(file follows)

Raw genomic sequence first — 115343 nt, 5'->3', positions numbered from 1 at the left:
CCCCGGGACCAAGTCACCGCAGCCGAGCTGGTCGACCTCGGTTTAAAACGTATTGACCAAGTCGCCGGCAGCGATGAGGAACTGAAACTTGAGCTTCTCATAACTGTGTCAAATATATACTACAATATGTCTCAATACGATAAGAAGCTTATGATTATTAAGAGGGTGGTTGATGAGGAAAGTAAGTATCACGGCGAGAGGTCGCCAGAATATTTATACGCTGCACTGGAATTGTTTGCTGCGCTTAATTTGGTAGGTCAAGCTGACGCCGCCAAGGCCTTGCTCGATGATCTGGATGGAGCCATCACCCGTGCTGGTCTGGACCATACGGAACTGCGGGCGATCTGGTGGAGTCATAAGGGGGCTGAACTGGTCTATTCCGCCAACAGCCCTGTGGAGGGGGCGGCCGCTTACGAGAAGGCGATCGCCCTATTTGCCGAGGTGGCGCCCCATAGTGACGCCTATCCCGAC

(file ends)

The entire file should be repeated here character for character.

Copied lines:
Raw genomic sequence first — 115343 nt, 5'->3', positions numbered from 1 at the left:
CCCCGGGACCAAGTCACCGCAGCCGAGCTGGTCGACCTCGGTTTAAAACGTATTGACCAAGTCGCCGGCAGCGATGAGGAACTGAAACTTGAGCTTCTCATAACTGTGTCAAATATATACTACAATATGTCTCAATACGATAAGAAGCTTATGATTATTAAGAGGGTGGTTGATGAGGAAAGTAAGTATCACGGCGAGAGGTCGCCAGAATATTTATACGCTGCACTGGAATTGTTTGCTGCGCTTAATTTGGTAGGTCAAGCTGACGCCGCCAAGGCCTTGCTCGATGATCTGGATGGAGCCATCACCCGTGCTGGTCTGGACCATACGGAACTGCGGGCGATCTGGTGGAGTCATAAGGGGGCTGAACTGGTCTATTCCGCCAACAGCCCTGTGGAGGGGGCGGCCGCTTACGAGAAGGCGATCGCCCTATTTGCCGAGGTGGCGCCCCATAGTGACGCCTATCCCGAC